Work closely with faculty on research areas including:

  • Ethics of biotechnologies
  • Preventing child abuse
  • Identity, gender, and intersectionality
  • Evolutionary contingency
Student wearing a pink head scarf

Experiential Learning

Build career-ready skills through experiences outside the classroom, including:

  • Research in a faculty laboratory 
  • Co-ops and internships 
  • Paid work on campus 
  • Service learning 
  • Study abroad
UMass Lowell Philosophy Prof. John Kaag shared how his discovery of a rare book collection transformed his life at a March 9 event for the campus and community. Kaag’s acclaimed new book “American Philosophy: A Love Story” recounts his discovery of the Hocking Collection – rare editions of works penned by history’s greatest thinkers, including philosophers Rene Descartes, John Locke and Immanuel Kant – that had been hidden away on a private estate in New Hampshire.

Bachelor’s-to-Master's Program

Get on the fast track to an advanced degree with our combined bachelor's-to-master's program.

  • Available to juniors and seniors with a grade point average of 3.0 or better
  • Offers a continuous, coordinated sequence of courses
  • Reduced credit-hour requirements can save you time and money

What can you do with a degree in philosophy?

UMass Lowell's philosophy graduates are prepared to enter a variety of careers or continue to professional graduate study in business, education, law, theology, and medicine.

Student standing and holding a folder

Alumni of our program have worked in a wide range of industries, including:

  • Advertising
  • Commerce
  • Education
  • Journalism
  • Law
  • Politics
  • Public relations

Meet Our Students and Faculty

Laura Cabrera sings jazzy rhythm and blues and original compositions as "Queen Laura" at El Taller, a literary café in Lawrence
Laura Cabrera '18
Bachelor of Liberal Arts

Laura Cabrera's studies in philosophy and psychology have given her great personal insight - and the confidence to pursue a creative career in music, art and dance.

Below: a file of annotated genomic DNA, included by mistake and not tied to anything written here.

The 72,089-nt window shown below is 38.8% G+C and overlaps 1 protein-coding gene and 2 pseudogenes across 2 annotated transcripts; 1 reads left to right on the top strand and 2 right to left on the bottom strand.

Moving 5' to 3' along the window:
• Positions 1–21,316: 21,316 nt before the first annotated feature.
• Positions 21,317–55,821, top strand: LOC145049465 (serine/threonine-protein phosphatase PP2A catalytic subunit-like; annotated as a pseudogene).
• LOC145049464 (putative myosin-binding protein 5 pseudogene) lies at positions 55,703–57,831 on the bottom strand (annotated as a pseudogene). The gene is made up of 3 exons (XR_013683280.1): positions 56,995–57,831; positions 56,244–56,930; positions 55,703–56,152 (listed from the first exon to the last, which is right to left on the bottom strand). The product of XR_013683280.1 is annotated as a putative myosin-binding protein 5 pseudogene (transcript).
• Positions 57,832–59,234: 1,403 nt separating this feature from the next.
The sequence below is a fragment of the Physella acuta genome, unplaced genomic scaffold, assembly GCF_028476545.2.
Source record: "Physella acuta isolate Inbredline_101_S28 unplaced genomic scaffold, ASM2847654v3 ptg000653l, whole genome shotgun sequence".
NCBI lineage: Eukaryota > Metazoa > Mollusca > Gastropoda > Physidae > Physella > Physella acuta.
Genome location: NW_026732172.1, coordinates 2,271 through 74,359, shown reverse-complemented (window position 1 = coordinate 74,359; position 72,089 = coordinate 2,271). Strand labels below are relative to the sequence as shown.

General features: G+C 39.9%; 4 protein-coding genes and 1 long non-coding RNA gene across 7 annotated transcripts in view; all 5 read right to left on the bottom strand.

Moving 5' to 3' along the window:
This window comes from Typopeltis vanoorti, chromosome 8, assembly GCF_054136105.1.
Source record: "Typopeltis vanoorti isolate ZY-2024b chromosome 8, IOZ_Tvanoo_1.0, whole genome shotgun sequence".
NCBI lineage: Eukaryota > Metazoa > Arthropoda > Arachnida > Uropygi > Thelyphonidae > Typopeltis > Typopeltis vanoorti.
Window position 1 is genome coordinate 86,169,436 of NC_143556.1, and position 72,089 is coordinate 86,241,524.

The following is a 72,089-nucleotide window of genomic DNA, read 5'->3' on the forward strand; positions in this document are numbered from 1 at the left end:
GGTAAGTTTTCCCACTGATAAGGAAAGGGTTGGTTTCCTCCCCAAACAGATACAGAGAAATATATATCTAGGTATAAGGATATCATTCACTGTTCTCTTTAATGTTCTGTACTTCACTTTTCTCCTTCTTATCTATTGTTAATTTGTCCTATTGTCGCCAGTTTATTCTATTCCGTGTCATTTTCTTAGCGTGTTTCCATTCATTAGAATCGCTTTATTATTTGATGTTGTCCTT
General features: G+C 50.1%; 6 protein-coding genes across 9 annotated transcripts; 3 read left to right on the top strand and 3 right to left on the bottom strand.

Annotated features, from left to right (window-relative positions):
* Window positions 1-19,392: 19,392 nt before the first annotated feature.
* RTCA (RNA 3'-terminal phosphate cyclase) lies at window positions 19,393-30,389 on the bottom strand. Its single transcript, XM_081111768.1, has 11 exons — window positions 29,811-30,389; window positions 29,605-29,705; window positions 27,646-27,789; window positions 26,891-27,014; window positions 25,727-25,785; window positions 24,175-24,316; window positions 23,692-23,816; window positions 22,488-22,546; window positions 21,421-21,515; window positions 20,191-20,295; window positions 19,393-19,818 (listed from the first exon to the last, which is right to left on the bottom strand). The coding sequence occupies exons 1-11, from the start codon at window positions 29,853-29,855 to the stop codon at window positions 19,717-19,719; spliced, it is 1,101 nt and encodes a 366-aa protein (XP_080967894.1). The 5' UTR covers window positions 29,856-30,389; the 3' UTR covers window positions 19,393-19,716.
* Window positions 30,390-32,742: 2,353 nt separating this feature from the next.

If you're good at it, dedicate time to it and feel inspired, then anything is possible.
Read More About Laura Cabrera 
UMass Lowell faculty member Nicholas Evans profile photo
Nicholas Evans
Philosophy

Nicholas Evans studies the ethics of dual-use research—scientific research that could be turned to terrorist purposes.

I became less interested in what scientists were doing and more interested in their reasons for doing it.
Read More About Nicholas Evans 
Asst. Prof. Elvira Basevich in front of a blackboard with her name written on it.
Elvira Basevich
Philosophy

To Asst. Prof. Elvira Basevich, philosophy isn’t abstract – because ideas and ideals are affected by historical experience.

I try to build a structure for students to understand, articulate and defend their own independent judgment.
Read More About Elvira Basevich 
Daphne Shakira Naut posing on a mountain during study abroad with views of rocky, snowy mountains in the background
Daphne Shakira Naut '20
Political Science & Philosophy

Honors College student Daphne Shakira Naut was already fluent in two languages and had started on two more by the time she finished high school. Here at UML, she’s picked up a fifth language and studied abroad three times – all while supporting herself.

Languages are like M&Ms. You just keep adding more.
Read More About Daphne Shakira Naut